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Bird Flu in the U.K.?

Discussion in 'Managing Your Flock' started by Cheekon, Mar 20, 2008.

  1. Cheekon

    Cheekon Chillin' With My Peeps

    Jan 26, 2008
    NY
    I just heard someone say that there have been confirmed cases of bird flu in wild birds in the U.K. Is this true? If so what will this mean for backyard poultry keepers? [​IMG] [​IMG] [​IMG]
     
  2. BJ

    BJ Chillin' With My Peeps

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    Mar 20, 2007
  3. tarazod

    tarazod Out Of The Brooder

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    May 18, 2007
    Madison, WI
    Small flocks of backyard poultry, specifically those chickens that have plenty of access to the outdoors where they are in the sun and wind, are the least likely to contract bird flu. The virus does not survive when it becomes dehydrated.

    For more information on the truth about bird flu, check out Dr. Michael Greger's site
     
  4. Cheekon

    Cheekon Chillin' With My Peeps

    Jan 26, 2008
    NY
    I have seen most of the sites i just wanted some actual hobby poultry keepers advice not USDA statistics.
     
  5. tarazod

    tarazod Out Of The Brooder

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    May 18, 2007
    Madison, WI
    That's the cool thing about Dr. Greger. He's not with the USDA. What he says is in support of the backyard hobbyist.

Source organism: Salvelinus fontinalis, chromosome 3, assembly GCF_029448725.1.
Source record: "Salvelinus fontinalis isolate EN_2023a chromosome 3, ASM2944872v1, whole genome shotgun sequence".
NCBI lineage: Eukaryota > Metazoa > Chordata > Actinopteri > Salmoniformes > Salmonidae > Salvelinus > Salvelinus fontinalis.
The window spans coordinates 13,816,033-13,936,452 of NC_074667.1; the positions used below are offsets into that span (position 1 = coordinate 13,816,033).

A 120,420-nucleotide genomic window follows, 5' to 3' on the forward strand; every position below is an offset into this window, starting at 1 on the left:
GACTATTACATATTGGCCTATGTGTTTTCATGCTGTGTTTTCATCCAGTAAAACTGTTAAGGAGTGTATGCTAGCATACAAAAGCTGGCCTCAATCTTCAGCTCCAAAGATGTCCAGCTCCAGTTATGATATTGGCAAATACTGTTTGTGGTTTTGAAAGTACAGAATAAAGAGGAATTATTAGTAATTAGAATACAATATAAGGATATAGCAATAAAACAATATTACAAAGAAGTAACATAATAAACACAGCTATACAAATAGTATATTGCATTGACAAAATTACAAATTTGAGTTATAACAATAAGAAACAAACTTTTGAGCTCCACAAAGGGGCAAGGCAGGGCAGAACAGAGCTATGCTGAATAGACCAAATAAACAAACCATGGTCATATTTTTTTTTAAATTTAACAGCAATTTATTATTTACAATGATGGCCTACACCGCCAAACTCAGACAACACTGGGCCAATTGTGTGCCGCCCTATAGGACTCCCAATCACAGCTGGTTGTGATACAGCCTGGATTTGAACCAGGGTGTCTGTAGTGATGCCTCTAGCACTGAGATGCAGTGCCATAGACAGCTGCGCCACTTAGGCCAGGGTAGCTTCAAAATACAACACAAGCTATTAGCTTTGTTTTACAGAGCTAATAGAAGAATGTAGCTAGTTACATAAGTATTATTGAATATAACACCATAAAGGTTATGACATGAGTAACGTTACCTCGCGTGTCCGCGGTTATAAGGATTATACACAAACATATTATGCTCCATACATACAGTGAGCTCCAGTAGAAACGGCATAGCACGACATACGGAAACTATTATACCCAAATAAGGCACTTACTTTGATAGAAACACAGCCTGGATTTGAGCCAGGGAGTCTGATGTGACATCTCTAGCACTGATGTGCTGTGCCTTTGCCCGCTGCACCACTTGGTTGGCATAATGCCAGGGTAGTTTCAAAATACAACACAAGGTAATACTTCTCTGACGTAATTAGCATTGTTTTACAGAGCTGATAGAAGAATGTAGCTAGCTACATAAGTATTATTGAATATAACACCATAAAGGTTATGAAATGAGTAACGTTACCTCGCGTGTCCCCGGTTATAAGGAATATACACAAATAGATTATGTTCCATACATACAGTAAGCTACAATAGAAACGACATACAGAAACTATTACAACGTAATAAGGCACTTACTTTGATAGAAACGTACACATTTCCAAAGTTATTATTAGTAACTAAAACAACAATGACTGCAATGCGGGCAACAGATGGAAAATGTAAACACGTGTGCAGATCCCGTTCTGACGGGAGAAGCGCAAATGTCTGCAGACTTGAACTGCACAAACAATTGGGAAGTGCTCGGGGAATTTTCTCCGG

He suggests that we go back to more traditional, more humane ways of keeping poultry rather than those employed by the typical factory farm.
     
  6. kstaven

    kstaven Overrun With Chickens Premium Member

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    Jan 26, 2007
    BC, Washington Border
    Yes there have been confirmed cases of AI in almost every country in the world. The problem with the media is they do not always mention which one of the strains it is. Most are virtually harmless.

    Even saying it is an "H5 type" is a very misleading thing. Yet all to common in the media.

    What does it mean to backyard poultry? That is going to depend on the media portrayal and public hysteria.
     
  7. adoptedbyachicken

    adoptedbyachicken Overrun With Chickens Premium Member

    Quote:Wild birds have the H5 virus all the time, especially waterfowl. Of the wild birds tested in the US and Canada last summer about 3% of them showed H5.

    What does that mean to us? Don't use pond water where wild waterfowl poop as a supply for your poultry. Use a water supply that is fit for human consumption. Seriously the one outbreak of H5N7 we had here in Canada traced back to a farm where the city water supply was low so they doubled the commercial price, the farmer could not pay it so he got a pump and used the water on his property. It worked fine for over a year then some migratory waterfowl stopped by for a rest and his layer hens got sick.
     

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